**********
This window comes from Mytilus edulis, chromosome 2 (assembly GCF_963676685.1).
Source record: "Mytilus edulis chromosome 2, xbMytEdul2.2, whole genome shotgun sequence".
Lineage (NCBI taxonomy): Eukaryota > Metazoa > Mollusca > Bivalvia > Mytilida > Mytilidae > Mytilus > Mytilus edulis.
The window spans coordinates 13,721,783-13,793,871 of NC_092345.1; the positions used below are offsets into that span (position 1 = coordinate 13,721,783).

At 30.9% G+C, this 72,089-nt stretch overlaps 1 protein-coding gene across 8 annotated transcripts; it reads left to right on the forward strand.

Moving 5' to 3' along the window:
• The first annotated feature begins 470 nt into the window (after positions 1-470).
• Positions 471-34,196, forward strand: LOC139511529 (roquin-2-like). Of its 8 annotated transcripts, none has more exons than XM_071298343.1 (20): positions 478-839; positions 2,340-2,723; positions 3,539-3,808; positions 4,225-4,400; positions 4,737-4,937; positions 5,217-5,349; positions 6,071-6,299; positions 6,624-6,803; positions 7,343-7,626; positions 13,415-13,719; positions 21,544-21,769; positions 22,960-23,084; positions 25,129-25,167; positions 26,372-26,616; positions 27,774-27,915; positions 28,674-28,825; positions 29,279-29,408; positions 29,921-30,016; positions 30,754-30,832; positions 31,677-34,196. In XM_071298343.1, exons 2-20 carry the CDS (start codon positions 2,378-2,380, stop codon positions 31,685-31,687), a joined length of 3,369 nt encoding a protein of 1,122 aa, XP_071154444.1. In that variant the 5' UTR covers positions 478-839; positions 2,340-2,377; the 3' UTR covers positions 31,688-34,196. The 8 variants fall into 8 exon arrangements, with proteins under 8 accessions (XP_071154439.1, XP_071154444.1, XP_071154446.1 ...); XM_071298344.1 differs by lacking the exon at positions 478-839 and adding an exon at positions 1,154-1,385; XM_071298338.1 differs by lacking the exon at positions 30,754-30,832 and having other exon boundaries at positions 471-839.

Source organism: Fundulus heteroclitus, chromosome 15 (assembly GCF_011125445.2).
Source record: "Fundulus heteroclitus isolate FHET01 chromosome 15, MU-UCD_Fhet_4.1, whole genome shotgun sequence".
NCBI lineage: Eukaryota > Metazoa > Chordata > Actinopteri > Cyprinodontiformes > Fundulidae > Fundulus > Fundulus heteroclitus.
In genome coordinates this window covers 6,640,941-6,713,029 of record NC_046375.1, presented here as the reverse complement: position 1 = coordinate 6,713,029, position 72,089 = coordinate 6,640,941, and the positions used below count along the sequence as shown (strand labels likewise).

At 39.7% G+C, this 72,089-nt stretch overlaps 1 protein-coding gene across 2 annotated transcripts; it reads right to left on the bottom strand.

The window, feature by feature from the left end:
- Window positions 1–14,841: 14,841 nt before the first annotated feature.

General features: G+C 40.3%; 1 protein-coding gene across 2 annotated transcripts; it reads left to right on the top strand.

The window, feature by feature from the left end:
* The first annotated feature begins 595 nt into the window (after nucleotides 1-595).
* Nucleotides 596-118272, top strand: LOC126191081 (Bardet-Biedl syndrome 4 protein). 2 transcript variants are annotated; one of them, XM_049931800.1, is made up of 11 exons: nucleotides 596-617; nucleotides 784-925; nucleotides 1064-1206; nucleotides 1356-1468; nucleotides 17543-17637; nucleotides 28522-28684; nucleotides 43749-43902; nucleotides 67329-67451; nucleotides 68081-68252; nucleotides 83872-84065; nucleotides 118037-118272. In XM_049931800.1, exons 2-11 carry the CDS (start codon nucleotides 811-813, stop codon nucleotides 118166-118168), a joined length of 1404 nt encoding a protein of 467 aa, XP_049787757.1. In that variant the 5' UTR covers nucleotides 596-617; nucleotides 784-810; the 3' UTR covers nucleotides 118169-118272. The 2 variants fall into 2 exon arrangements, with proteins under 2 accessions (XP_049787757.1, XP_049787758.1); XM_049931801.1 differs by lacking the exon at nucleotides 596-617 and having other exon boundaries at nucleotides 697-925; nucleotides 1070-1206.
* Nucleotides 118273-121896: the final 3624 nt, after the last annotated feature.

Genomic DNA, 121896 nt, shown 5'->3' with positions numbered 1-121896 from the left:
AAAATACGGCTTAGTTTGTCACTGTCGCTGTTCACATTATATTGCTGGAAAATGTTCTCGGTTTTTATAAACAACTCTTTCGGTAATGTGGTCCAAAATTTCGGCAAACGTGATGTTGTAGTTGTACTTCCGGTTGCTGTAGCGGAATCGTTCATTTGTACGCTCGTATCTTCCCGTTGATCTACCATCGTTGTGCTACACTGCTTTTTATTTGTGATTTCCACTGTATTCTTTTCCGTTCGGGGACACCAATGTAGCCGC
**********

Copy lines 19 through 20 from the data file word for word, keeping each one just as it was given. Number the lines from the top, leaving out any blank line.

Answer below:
* Nucleotides 596-118272, top strand: LOC126191081 (Bardet-Biedl syndrome 4 protein). 2 transcript variants are annotated; one of them, XM_049931800.1, is made up of 11 exons: nucleotides 596-617; nucleotides 784-925; nucleotides 1064-1206; nucleotides 1356-1468; nucleotides 17543-17637; nucleotides 28522-28684; nucleotides 43749-43902; nucleotides 67329-67451; nucleotides 68081-68252; nucleotides 83872-84065; nucleotides 118037-118272. In XM_049931800.1, exons 2-11 carry the CDS (start codon nucleotides 811-813, stop codon nucleotides 118166-118168), a joined length of 1404 nt encoding a protein of 467 aa, XP_049787757.1. In that variant the 5' UTR covers nucleotides 596-617; nucleotides 784-810; the 3' UTR covers nucleotides 118169-118272. The 2 variants fall into 2 exon arrangements, with proteins under 2 accessions (XP_049787757.1, XP_049787758.1); XM_049931801.1 differs by lacking the exon at nucleotides 596-617 and having other exon boundaries at nucleotides 697-925; nucleotides 1070-1206.
* Nucleotides 118273-121896: the final 3624 nt, after the last annotated feature.